With enrollment lower than expected, Union County Public Schools may give back some per-pupil funding received from the county for this school year, Superintendent Ed Davis says.
Early numbers show the school system has about 400 fewer students than projected.
Official numbers for 2008-09 are not yet in and won't be tabulated until after the 20th day of school. But based on Davis's most recent numbers, the increase in students is lower than school officials thought it would be, he said in an interview.
Counts show about 38,600 students in Union County Public Schools, a 3.8 percent increase from last year. School officials had projected 39,000, a 7 percent rise.
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Last year, the school system's student projections also fell short. In September 2007, the official 20-day count showed 37,100 students, Davis said. That was up 7.4 percent, but school officials were expecting 12.5 percent growth. Union County Public Schools did not return money to the county last year.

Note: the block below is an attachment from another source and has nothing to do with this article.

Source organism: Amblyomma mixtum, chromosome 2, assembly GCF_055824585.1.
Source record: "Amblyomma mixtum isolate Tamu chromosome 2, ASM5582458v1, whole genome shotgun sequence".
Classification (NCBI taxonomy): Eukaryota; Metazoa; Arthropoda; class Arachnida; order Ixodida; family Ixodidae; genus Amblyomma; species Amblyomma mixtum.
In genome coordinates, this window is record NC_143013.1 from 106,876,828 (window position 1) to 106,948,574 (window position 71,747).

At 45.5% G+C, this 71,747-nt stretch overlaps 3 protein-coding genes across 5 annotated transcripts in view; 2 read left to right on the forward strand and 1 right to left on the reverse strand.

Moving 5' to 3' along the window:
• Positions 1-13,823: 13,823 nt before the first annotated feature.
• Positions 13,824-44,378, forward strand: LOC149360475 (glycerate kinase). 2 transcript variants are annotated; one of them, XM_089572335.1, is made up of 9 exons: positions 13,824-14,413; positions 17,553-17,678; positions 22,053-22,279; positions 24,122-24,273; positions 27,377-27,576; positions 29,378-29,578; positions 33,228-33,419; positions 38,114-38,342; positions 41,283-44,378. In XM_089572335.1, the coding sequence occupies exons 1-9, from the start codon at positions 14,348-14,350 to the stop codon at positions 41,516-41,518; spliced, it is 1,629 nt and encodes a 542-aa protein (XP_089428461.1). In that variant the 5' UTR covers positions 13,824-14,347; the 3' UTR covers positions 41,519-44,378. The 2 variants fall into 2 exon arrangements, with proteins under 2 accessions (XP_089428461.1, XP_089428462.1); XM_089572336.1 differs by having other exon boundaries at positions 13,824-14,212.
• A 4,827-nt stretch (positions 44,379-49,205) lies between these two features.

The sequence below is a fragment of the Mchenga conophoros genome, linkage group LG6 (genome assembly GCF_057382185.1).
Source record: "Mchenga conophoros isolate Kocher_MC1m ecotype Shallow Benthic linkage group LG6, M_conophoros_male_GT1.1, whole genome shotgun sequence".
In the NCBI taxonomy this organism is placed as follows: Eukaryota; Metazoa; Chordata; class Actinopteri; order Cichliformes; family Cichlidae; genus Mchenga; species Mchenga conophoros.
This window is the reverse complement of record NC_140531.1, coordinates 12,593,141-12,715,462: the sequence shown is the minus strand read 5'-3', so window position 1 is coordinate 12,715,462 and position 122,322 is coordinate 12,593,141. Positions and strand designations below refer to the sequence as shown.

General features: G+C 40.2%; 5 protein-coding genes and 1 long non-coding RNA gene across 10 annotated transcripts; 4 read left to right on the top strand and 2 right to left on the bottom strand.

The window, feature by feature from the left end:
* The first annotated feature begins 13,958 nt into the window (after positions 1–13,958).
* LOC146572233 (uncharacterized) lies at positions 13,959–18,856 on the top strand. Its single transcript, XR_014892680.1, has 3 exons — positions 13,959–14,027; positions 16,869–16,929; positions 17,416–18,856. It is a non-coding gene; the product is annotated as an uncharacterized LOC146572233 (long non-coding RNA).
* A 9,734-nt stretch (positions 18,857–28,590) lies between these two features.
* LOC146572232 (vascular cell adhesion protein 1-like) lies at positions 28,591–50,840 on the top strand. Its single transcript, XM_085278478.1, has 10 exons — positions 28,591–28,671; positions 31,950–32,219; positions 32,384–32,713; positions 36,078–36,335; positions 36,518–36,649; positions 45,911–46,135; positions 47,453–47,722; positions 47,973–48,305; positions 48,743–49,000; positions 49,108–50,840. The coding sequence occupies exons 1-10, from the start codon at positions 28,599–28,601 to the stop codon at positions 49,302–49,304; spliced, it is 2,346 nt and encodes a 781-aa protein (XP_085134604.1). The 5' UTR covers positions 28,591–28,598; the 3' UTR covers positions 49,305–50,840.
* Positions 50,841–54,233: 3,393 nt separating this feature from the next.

Each of the past two years, county commissioners have talked at length about how much money to allocate.
“We have a funding formula with the county that we agreed to this year,” Davis said. “It's my recommendation that we live up to our end of the bargain.
“We need to do what we said. We need to give the money back, if we're going to be good stewards of the taxpayers' money.”
Davis said it's hard to predict how many new students will come to the system each year.
Union County public schools has been a drawing card for newcomers during the past decade. A large portion of students in the system perform well on key tests.
But with a sagging economy and fewer new homes being built, “the rate of growth will be lower than we thought it would be,” Davis said.